When thinking of a pharmacy technician, the first thought that may come to mind is a retail pharmacy technician who works at a local drug store chain and hands you your prescriptions at a drive-thru window. This individual is often a familiar face, as he/she is generally customer facing and plays a vital role in processing, dispensing and distributing medications to customers. Although retail pharmacy technicians may be the most commonly seen in the profession, there are a variety of rewarding settings for pharmacy technicians.
Some additional settings include:

  • Institutional Pharmacy
  • Home Healthcare
  • Mail Order Pharmacy
  • Nuclear Pharmacy
  • Managed Care

One thing unique about the managed care setting is that these pharmacy technicians are often employed by Pharmacy Benefit Management (PBM) companies and work in a phone-based office environment. A Prior Authorizations Pharmacy Technician, for example, typically assists patients and clients over the phone where they work to obtain approval for a patient’s medication, which falls outside of their insurance’s drug list formulary. As frustrating as it may be for patients to have to wait for approval of their prescribed medication, a Prior Authorizations Pharmacy Technician helps resolve these conflicts efficiently by facilitating communication and documentation between patients, physicians, clients and providers. Through the use of this role, among many others, Pharmacy Technicians remain highly valuable in the pharmaceutical industry.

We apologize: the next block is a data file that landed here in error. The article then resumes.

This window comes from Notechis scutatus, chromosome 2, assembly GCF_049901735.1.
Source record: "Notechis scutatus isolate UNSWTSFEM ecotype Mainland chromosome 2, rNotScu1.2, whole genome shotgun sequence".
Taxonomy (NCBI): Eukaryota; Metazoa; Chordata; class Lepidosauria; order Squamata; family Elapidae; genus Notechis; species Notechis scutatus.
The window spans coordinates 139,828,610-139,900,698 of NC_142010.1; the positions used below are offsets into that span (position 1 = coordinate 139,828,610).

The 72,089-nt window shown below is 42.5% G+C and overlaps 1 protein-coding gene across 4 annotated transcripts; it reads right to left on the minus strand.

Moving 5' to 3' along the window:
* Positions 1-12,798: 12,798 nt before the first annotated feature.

As the work settings, roles and responsibilities of pharmacy technicians continue to expand in the pharmaceutical industry, so do their job opportunities. According to the Bureau of Labor Statistics (BLS), the job outlook for pharmacy technicians is expected to increase 9 percent from 2014-2024, which is faster than the average. This means it is the perfect time to join the pharmacy field and, in even greater news, individuals can become pharmacy technicians extremely quickly! By pursuing an online self-study program, individuals can often prepare for and take the PTCB’s national Pharmacy Technician Certification Exam (PTCE) in eight weeks or less. Upon passing the Pharmacy Technician Certification Board’s exam, you too can obtain your national Certified Pharmacy Technician (CPhT) credential to become qualified for opportunities.
If you interested in a fast track to become a pharmacy technician, check out Medix’s Pharm Tech Direct Program to help you jumpstart your career in the pharmaceutical field.
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